This weekâs Time and Place photograph comes from a shoot I did at the dress rehearsal for the Atlanta Operaâs Cobb Energy Center performance of The Marriage of Figaro. This series was inspired by New Yorker magazine, which does a similar column to Time and Place to lead off its âGoings About Townâ section. I have been admiring some of the backstage images of New York theater that they run and waiting for an opportunity to try my own.
I really like this series because they present a reality a theater-goer never gets to see â the harp-tuner tuning up a harp in an empty theater, the characters getting transformed into peeps from the 18th century. My favorite pictures from this series are the images of the chorus warming up. To me, these images are humorous and force you to contemplate what is going on. They remind me of Lee Friedlander, one of my photographic heroes. He did a series titled âAt Workâ that featured people in the 1980âs working at computers. Friedlander shot the portraits so that the computer screens could not be seen by the viewer and all one sees is the subjectâs head, which forces the viewer to puzzle over what is going on. Those photos had the effect of showing the dehumanization of people as they work in front of computers, with their bland expressions and bored looks. To me, the chorus images have the opposite effect. Their animated expressions show the utter joy and focus these great artists bring to their work.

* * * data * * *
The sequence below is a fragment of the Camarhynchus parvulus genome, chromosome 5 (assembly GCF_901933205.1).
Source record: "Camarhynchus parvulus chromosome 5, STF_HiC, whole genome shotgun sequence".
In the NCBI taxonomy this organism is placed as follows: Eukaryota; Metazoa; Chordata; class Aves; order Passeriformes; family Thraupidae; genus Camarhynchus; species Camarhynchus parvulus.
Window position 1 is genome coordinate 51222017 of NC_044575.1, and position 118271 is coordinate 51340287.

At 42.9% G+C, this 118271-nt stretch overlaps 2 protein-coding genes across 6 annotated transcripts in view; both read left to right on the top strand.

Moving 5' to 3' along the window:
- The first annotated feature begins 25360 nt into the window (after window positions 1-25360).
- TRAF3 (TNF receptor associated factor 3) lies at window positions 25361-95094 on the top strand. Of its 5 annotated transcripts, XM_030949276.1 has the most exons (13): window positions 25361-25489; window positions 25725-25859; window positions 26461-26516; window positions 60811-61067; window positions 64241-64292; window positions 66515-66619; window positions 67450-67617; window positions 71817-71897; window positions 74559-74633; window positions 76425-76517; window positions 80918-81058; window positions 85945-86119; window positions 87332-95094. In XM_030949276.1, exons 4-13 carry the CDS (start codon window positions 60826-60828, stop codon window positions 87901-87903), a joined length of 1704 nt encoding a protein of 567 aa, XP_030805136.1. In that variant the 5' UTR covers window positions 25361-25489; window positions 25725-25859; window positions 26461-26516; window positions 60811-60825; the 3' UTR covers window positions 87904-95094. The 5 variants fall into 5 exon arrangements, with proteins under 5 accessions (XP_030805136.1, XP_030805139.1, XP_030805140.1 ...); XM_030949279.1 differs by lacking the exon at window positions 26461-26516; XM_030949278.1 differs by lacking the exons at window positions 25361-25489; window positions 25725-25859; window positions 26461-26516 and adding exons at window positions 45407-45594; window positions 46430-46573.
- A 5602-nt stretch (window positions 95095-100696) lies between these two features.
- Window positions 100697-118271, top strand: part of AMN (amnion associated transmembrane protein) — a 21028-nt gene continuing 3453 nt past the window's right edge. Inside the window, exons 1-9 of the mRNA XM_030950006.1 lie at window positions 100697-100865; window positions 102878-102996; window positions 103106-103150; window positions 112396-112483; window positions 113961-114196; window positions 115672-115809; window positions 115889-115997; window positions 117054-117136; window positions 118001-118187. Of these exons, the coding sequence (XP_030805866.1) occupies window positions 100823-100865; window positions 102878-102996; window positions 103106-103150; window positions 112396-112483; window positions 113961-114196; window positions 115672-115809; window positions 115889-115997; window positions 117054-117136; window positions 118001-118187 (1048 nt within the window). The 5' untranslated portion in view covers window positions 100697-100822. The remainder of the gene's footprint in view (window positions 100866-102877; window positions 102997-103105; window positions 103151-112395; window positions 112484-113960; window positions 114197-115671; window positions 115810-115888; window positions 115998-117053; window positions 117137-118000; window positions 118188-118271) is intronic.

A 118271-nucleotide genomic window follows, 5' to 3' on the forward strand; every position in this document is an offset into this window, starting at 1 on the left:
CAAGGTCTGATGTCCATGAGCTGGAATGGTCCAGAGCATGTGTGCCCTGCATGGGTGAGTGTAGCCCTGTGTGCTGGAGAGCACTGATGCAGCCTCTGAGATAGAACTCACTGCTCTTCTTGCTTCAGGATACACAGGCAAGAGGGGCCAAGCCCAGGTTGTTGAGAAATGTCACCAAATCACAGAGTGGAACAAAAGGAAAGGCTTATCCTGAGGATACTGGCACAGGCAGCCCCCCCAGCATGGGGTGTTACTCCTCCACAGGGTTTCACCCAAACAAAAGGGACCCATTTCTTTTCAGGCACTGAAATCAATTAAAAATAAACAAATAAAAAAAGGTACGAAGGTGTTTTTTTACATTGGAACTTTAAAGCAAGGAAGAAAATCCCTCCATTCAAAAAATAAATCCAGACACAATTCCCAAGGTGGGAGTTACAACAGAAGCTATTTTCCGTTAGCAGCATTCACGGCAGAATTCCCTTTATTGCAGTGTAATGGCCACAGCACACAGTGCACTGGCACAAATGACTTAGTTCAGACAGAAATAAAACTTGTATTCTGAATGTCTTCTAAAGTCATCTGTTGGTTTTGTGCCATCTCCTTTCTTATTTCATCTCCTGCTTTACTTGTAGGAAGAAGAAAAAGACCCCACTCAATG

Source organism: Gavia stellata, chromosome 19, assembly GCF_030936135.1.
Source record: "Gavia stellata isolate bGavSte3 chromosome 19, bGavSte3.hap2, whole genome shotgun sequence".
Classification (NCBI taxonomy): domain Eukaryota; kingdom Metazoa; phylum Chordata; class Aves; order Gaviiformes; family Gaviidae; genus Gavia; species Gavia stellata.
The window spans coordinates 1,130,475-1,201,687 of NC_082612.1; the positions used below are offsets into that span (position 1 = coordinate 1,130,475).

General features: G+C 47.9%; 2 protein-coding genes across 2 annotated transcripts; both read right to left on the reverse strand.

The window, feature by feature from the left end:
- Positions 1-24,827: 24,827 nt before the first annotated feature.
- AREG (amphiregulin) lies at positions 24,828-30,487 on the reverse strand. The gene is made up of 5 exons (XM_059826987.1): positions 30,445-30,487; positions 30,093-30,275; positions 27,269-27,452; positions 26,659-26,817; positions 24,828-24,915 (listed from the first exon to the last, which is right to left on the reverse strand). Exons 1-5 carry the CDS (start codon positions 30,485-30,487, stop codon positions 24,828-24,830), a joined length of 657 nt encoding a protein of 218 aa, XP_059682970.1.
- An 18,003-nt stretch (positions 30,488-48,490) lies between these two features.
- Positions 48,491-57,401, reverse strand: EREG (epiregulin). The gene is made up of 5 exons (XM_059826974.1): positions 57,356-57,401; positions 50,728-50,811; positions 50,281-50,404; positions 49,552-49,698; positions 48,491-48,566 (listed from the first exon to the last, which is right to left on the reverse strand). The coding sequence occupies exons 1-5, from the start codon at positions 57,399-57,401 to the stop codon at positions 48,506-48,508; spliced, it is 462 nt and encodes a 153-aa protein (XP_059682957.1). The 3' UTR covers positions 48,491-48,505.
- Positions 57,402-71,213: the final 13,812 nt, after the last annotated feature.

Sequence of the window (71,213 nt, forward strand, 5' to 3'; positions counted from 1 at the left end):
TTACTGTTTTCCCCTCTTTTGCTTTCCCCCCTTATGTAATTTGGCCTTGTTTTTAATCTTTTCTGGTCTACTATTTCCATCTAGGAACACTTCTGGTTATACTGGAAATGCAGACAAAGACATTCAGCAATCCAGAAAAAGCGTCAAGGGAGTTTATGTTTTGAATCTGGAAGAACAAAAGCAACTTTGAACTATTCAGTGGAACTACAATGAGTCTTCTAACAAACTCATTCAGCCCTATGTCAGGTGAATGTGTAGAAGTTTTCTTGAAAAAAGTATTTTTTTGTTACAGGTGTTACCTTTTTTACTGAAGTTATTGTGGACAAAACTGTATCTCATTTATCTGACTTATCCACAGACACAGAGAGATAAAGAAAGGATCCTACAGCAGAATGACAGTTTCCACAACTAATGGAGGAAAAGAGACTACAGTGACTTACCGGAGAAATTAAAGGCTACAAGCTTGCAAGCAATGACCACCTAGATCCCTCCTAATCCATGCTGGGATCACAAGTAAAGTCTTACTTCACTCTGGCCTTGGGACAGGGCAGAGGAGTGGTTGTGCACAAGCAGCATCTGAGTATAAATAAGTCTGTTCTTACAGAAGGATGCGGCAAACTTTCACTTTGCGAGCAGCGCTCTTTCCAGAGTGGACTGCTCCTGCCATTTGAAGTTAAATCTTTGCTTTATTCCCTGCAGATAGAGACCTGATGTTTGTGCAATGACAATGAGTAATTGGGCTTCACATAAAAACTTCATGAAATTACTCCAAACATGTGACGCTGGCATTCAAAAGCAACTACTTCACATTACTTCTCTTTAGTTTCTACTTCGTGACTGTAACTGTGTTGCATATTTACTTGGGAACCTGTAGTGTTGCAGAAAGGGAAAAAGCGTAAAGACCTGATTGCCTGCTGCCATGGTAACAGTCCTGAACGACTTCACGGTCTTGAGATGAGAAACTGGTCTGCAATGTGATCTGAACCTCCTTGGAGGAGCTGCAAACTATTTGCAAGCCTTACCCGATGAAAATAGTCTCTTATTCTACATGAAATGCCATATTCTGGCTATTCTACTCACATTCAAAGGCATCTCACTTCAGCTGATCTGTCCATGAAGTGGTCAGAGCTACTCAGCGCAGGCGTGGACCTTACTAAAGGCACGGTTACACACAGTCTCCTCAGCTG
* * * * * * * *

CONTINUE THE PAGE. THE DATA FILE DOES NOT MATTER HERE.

I owe a big thank you to Cristina Herrera and the Atlanta Opera for letting me photograph them in their most vulnerable state.